How to Cope When Things Are Not So Rosy

So far, my blog posts have been mostly about gratitude, having fun with my family, and being happy, because most of the time, that’s what my life is about. However, I’m currently dealing with a not so happy situation that we are still trying to work out. Due to my superstitions, I won’t talk about the sitch until it’s resolved, but I got up at 4:30AM this morning to work on some personal projects and now feel too dejected to be productive as I woke up to an email notifying me of an unexpected setback. Sigh.

Whenever something bad happens in life- and admittedly, I am grateful that there are really only a handful of times I can count where I feel like this – my instinct is to question why. I believe there is a reason for everything and a lesson or lessons to be learned from all challenges. Everything works out for the better after it’s over.

When I got rejected from colleges I wanted to get into simply for its prestige, I ended up spending my first year at Cooper Union, which was great because I had a full scholarship, and this led me to apply to USC for a transfer, and USC turned out to be an excellent experience for my personal development and growth.

When I graduated in 2010 without a job lined up, I ended up being able to take advantage of the time to join a free Chinese immersion program in Taiwan, and that was one of the most fun things I did in my 20s. I left the program early by one or two days to interview with Turner Construction, a job where I would go on to meet the best coworkers who I’d share so many good times with, and I was able to go into the interviews with jokes about jet lag as I’d just flown back from Taiwan the night before.

When I went through a family breakup over money (my mom’s siblings decided the cost of their relationship with us was only worth $125,000), I learned how money can really change people and I was able to remove a lot of negativity from my life. I also vowed not to let myself be such a slave to money that I’d screw over family members like that.

When I got rejected from out of state MBA programs, I ended up at Columbia, which turned out to be the perfect fit as I didn’t want to do another round of long distance with Daniel. The commute was also not bad because there was a bus two blocks away that took me straight to the Morningside campus.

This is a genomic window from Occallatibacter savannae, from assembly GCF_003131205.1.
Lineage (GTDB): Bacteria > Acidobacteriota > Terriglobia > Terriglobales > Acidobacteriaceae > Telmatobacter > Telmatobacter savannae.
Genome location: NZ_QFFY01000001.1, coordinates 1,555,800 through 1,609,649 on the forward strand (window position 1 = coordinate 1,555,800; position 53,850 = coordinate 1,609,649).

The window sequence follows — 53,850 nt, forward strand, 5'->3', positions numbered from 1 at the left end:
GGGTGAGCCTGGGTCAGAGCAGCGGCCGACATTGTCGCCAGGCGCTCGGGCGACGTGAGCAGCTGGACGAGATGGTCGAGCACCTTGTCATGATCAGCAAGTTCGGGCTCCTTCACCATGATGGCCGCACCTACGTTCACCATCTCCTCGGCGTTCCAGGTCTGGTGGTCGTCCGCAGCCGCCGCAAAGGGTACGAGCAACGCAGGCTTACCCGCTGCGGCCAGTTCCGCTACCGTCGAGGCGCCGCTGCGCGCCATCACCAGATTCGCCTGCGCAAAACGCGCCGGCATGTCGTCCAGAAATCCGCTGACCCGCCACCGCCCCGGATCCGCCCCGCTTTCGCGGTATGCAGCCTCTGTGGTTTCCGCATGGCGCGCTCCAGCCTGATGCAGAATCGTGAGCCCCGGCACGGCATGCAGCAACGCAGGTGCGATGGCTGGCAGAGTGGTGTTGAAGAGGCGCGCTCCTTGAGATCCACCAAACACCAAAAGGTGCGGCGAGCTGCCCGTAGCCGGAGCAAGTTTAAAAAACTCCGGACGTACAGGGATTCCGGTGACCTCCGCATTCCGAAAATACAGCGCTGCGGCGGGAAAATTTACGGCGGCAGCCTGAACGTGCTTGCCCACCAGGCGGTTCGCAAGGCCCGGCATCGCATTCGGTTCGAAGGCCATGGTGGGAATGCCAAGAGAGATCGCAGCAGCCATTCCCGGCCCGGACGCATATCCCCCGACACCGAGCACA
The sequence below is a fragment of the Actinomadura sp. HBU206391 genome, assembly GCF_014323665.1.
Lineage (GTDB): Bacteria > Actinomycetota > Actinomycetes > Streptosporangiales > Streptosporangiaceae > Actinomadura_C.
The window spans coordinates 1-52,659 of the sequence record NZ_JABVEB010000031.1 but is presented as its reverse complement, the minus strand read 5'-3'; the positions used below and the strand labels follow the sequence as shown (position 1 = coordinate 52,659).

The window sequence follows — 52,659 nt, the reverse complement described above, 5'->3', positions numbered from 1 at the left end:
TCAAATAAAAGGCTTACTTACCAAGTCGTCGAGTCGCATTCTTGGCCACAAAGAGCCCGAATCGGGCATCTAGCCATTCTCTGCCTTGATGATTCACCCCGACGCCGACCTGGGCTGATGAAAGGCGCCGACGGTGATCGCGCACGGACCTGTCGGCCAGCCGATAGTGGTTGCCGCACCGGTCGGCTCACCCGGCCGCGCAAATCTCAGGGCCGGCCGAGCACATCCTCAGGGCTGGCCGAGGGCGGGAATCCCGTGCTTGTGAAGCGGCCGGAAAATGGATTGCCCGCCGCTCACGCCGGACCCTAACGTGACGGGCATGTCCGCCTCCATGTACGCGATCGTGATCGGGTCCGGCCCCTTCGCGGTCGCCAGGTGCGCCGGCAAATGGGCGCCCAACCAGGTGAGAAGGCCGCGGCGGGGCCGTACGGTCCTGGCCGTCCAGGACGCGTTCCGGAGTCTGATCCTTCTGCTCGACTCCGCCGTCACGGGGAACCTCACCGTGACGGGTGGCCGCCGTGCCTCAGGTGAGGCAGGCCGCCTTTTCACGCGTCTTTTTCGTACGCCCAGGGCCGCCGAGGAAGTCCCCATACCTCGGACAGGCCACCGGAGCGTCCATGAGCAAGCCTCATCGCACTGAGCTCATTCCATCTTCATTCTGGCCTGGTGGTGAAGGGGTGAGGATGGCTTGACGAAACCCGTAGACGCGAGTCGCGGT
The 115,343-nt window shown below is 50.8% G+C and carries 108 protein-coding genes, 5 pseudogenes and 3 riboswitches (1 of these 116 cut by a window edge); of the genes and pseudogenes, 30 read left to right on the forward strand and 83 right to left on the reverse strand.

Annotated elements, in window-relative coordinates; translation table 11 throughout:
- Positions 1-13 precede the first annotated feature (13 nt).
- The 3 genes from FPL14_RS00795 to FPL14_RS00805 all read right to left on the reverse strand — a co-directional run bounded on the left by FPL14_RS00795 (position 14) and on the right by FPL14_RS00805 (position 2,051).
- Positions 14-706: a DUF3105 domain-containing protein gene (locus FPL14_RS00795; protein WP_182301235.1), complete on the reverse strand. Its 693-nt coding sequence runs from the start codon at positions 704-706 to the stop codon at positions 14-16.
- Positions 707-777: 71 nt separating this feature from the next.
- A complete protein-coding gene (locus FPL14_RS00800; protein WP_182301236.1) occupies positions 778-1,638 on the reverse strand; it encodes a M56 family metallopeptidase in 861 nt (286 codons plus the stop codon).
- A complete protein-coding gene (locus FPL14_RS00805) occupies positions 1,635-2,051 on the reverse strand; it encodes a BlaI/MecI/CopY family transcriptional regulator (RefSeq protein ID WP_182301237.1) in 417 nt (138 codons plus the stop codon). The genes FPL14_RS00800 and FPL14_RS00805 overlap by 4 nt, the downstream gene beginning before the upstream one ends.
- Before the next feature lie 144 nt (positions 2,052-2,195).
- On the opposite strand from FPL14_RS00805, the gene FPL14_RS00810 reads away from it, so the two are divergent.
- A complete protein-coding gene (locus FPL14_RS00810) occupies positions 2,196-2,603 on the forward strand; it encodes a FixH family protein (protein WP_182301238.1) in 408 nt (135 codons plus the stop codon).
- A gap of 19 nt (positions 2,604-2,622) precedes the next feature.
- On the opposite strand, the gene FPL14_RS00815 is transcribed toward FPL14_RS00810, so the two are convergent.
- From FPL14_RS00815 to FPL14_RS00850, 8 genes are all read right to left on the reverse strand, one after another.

When we were trying for Chloe it took much longer than expected, and each month was a wave of disappointment, but ultimately we were blessed with the perfect baby and her timing was impeccable in terms of where I was at work and also so we could hibernate in the winter time while she’s so little.

That brings me to the current issue. I tried to think of more examples where I’d felt this way before, but really the ones I’ve listed are more or less it. Right now I’m still in the thick of a terrible situation, so I have absolutely no clarity on why it’s happening and what I can learn from it other than the immediate lessons of not making the same mistake again. I hate feeling so helpless and at the mercy of some authority figure. At least it’s just money. As a friend from Columbia once taught me, if it’s a problem that money can solve, it’s not a real problem. I should be grateful for that, and I am. It’s just been so long since we’ve been stuck in this situation and I am tired. I want this to be over already so I can move on.

Well, at least I’ve learned one thing- it’s nice to have somewhere to write this all out. Unlike a private physical diary, which might get displaced, I’m glad that my children might one day come across this post and I hope they’ll be able to learn something from it. The other day Olivia came home from school seeming very much unlike usual happy self. At age 3, her world is mostly rainbows, sunshine, and butterflies, and I’m proud of the happy childhood Daniel and I have been able to provide her with so far. So it was jarring to see her seemingly hiding some sort of sadness from us. We prodded her to see if we could learn if something was wrong, but ultimately perhaps she was just tired and she was fine as the night went on. Seeing her that way brought a sad thought to my mind that Daniel and I cannot protect her from sadness and disappointment forever. All we can do is help her build a good foundation to deal with the things life will throw at her. I’ve no doubt Olivia will be grow up with the mental strength to handle whatever comes, and I hope we are also able to teach her how to prevent some of these things, but however sad I’m feeling right now, it hurts 10x more to think of one of my children feeling this way. So kids, if you’re reading this, know that if you ever feel super down, you are still very, very much loved and I would do anything I can to help you feel better!

Remember- it’s not a real problem if it can be solved with money.

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